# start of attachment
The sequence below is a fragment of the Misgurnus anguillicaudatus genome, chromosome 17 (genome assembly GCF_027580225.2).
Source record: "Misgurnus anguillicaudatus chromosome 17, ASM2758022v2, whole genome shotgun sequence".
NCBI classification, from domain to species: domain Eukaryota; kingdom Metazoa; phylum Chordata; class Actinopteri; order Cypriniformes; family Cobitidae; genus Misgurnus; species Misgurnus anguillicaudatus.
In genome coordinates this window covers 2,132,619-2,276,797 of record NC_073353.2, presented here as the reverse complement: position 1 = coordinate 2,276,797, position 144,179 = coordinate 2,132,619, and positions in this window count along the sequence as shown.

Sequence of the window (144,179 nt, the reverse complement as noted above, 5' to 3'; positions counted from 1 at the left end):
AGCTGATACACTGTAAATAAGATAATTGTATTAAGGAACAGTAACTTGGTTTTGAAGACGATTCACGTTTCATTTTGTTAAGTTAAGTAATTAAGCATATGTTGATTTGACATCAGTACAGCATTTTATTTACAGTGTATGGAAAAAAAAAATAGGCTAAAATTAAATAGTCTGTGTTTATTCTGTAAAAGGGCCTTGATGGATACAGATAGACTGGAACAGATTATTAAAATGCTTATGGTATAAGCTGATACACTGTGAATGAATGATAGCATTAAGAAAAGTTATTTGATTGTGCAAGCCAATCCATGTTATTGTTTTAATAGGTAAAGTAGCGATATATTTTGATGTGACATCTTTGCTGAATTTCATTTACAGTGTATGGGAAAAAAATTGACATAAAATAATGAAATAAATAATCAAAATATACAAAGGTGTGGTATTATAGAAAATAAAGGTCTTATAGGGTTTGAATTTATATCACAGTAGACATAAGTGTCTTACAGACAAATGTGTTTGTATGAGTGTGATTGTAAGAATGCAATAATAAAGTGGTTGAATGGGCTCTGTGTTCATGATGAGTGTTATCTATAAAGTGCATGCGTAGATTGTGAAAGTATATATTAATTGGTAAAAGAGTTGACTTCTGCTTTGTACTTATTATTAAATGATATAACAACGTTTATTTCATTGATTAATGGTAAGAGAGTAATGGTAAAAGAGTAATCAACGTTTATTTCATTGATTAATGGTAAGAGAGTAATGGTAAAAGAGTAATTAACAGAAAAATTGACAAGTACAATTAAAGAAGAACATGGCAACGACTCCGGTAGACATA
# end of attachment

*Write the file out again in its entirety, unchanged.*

The sequence below is a fragment of the Misgurnus anguillicaudatus genome, chromosome 17 (genome assembly GCF_027580225.2).
Source record: "Misgurnus anguillicaudatus chromosome 17, ASM2758022v2, whole genome shotgun sequence".
NCBI classification, from domain to species: domain Eukaryota; kingdom Metazoa; phylum Chordata; class Actinopteri; order Cypriniformes; family Cobitidae; genus Misgurnus; species Misgurnus anguillicaudatus.
In genome coordinates this window covers 2,132,619-2,276,797 of record NC_073353.2, presented here as the reverse complement: position 1 = coordinate 2,276,797, position 144,179 = coordinate 2,132,619, and positions in this window count along the sequence as shown.

Sequence of the window (144,179 nt, the reverse complement as noted above, 5' to 3'; positions counted from 1 at the left end):
AGCTGATACACTGTAAATAAGATAATTGTATTAAGGAACAGTAACTTGGTTTTGAAGACGATTCACGTTTCATTTTGTTAAGTTAAGTAATTAAGCATATGTTGATTTGACATCAGTACAGCATTTTATTTACAGTGTATGGAAAAAAAAAATAGGCTAAAATTAAATAGTCTGTGTTTATTCTGTAAAAGGGCCTTGATGGATACAGATAGACTGGAACAGATTATTAAAATGCTTATGGTATAAGCTGATACACTGTGAATGAATGATAGCATTAAGAAAAGTTATTTGATTGTGCAAGCCAATCCATGTTATTGTTTTAATAGGTAAAGTAGCGATATATTTTGATGTGACATCTTTGCTGAATTTCATTTACAGTGTATGGGAAAAAAATTGACATAAAATAATGAAATAAATAATCAAAATATACAAAGGTGTGGTATTATAGAAAATAAAGGTCTTATAGGGTTTGAATTTATATCACAGTAGACATAAGTGTCTTACAGACAAATGTGTTTGTATGAGTGTGATTGTAAGAATGCAATAATAAAGTGGTTGAATGGGCTCTGTGTTCATGATGAGTGTTATCTATAAAGTGCATGCGTAGATTGTGAAAGTATATATTAATTGGTAAAAGAGTTGACTTCTGCTTTGTACTTATTATTAAATGATATAACAACGTTTATTTCATTGATTAATGGTAAGAGAGTAATGGTAAAAGAGTAATCAACGTTTATTTCATTGATTAATGGTAAGAGAGTAATGGTAAAAGAGTAATTAACAGAAAAATTGACAAGTACAATTAAAGAAGAACATGGCAACGACTCCGGTAGACATA